Readiness assessments typically last one to two days and are conducted by experts in IXP. An expert begins an assessment by talking to a project or process sponsor: someone who can describe a project, the people involved in the project (or those likely to be involved), and how those people fit into the organization. Following this meeting, the expert meets with individuals in small groups of three to five people. During each meeting, the expert explains how IXP works and both asks and answers many questions.

Below are questions an expert commonly asks during an assessment:

  • Can we establish the kind of programming environment IXP requires (staging machines, pair-programming workstations, a database we can actually evolve, version control that is under our control, etc.)?

  • Will subject matter experts (SMEs) be available for the project? Can we expect to get ongoing feedback from end users of the evolving software?

  • Is there a dedication to continuous improvement? Is there a commitment to doing retrospectives both during and at the end of the project?

  • What is the organizational culture and structure like? Will other departments within the organization support change or construct barriers to change? What is the history of other changes that have taken place within the organization?

  • Will the project community for this project have the right people?

During a typical assessment, an expert will meet with project sponsors, programmers, analysts, testers, database administrators (DBAs), project and product managers, domain experts, version control (or source control management) managers, software security people, architects, facilities workers (who will be in charge of setting up an open workspace), and process people. When necessary, an expert will also meet with auditors (or folks involved in compliance endeavors) and members of human resources (HR) and legal departments.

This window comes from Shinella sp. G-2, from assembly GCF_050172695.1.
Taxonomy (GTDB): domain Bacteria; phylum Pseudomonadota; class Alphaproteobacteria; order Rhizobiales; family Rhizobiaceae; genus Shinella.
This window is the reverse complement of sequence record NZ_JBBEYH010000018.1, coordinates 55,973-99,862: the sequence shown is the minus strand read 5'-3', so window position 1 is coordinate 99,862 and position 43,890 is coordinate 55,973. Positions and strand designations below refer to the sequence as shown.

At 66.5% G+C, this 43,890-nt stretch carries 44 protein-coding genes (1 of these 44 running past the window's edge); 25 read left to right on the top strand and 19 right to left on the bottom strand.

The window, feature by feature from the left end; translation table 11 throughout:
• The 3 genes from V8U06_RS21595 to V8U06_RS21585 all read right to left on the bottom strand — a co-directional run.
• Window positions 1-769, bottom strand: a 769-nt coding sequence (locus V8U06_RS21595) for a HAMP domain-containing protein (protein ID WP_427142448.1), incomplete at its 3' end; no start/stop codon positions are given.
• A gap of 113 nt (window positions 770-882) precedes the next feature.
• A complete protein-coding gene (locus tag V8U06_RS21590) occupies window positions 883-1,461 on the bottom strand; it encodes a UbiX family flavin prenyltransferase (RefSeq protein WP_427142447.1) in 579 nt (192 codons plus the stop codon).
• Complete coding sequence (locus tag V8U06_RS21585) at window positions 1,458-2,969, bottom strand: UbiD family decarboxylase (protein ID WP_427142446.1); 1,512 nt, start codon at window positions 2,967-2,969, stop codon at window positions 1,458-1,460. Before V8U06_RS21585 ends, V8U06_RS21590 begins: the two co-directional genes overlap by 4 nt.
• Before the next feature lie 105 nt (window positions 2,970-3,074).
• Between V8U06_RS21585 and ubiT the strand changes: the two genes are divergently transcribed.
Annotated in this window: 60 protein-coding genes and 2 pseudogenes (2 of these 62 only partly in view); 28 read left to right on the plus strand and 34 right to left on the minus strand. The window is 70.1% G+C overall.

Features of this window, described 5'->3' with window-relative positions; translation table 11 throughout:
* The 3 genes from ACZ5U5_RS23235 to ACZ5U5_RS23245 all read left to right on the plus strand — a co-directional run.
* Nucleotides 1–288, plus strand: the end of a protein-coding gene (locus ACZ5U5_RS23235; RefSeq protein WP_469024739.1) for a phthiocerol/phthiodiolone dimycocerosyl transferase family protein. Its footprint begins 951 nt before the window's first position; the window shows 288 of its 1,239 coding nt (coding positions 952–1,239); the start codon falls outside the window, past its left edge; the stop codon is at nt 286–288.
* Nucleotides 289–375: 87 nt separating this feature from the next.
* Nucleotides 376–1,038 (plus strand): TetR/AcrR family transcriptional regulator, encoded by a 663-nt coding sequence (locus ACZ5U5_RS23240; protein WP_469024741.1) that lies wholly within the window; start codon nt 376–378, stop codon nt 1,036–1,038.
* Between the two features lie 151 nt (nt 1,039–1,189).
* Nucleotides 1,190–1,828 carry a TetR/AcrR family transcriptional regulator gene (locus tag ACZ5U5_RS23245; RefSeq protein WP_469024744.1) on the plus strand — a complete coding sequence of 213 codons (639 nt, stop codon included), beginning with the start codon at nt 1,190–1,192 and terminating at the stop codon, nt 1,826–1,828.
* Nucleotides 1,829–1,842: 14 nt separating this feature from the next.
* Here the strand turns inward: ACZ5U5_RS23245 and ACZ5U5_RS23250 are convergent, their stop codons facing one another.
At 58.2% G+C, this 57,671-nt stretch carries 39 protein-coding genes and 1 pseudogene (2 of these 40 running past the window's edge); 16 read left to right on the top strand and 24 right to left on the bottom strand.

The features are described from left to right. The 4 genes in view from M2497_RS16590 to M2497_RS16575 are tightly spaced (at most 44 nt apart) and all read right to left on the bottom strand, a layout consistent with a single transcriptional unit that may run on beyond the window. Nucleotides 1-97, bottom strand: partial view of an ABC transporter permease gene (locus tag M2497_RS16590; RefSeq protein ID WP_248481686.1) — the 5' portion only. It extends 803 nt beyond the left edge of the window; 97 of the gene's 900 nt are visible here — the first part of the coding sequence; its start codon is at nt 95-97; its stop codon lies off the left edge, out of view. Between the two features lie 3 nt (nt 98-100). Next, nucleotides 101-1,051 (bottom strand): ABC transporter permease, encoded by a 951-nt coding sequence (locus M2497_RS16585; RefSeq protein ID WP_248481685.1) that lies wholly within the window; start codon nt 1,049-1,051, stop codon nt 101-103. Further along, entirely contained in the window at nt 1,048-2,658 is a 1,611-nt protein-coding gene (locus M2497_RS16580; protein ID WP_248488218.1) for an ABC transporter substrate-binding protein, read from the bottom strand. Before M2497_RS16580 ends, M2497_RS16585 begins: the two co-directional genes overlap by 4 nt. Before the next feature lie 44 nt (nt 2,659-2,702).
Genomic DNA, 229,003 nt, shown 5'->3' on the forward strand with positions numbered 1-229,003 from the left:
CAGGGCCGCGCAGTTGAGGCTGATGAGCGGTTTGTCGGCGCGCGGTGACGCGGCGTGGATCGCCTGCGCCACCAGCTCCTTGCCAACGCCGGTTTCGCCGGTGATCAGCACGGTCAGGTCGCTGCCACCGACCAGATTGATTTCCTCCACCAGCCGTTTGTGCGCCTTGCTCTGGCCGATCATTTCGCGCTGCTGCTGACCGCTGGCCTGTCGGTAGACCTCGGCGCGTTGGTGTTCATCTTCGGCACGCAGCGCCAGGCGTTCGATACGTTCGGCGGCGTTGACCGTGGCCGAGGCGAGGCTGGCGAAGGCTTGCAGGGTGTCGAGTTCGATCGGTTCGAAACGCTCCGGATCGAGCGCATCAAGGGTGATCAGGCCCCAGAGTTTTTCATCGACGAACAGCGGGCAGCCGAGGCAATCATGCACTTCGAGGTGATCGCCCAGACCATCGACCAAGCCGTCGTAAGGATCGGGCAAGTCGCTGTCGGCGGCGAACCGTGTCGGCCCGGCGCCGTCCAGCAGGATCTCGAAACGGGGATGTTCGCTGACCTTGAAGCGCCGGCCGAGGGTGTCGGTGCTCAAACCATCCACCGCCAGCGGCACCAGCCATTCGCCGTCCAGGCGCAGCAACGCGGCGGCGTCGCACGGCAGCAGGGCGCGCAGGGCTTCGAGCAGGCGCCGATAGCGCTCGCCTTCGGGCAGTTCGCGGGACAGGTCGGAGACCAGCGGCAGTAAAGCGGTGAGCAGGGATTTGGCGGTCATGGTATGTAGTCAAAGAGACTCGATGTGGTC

Project Community

A few years after publishing Extreme Programming Explained, Beck introduced the term "whole team" into the XP vocabulary. The notion is that software teams need the right people in order to be successful. While I wholeheartedly agree with that sentiment, I've found it useful to replace the term "whole team" with "project community."

While we often think of a "team" as being a constrained set of people, the term "community" implies something broader. Communities have active members who may be at the center of an effort and less active members who may be on the periphery of the effort. Lawyers, auditors, and facilities folks are often on the periphery of an IXP project community, yet they may play important roles on a project. If a project community fails to include important people inside or outside the organization, it will often face numerous problems that can delay or even stall a project.

David Schmaltz, an expert in project management and the individual who taught me the term "project community," says, "The primary issue facing every project is the lack of awareness of its own 'community-ness.' That's why the first steps are well focused upon increasing this awareness within the community."

Awareness of a project community begins during project chartering. An IXP coach leads people through a session to identify everyone within the project community. This exercise nearly always leads to a list of names that fills up several whiteboards. Schmaltz points out that a project community is "always bigger than you think." During or after a project, most project communities realize that they failed to include someone important. So the practice of defining the project community is an ongoing endeavor that people improve at over time.

Project Chartering

IXP's chartering process is based on what I've learned from a senior consultant named III (pronounced "three").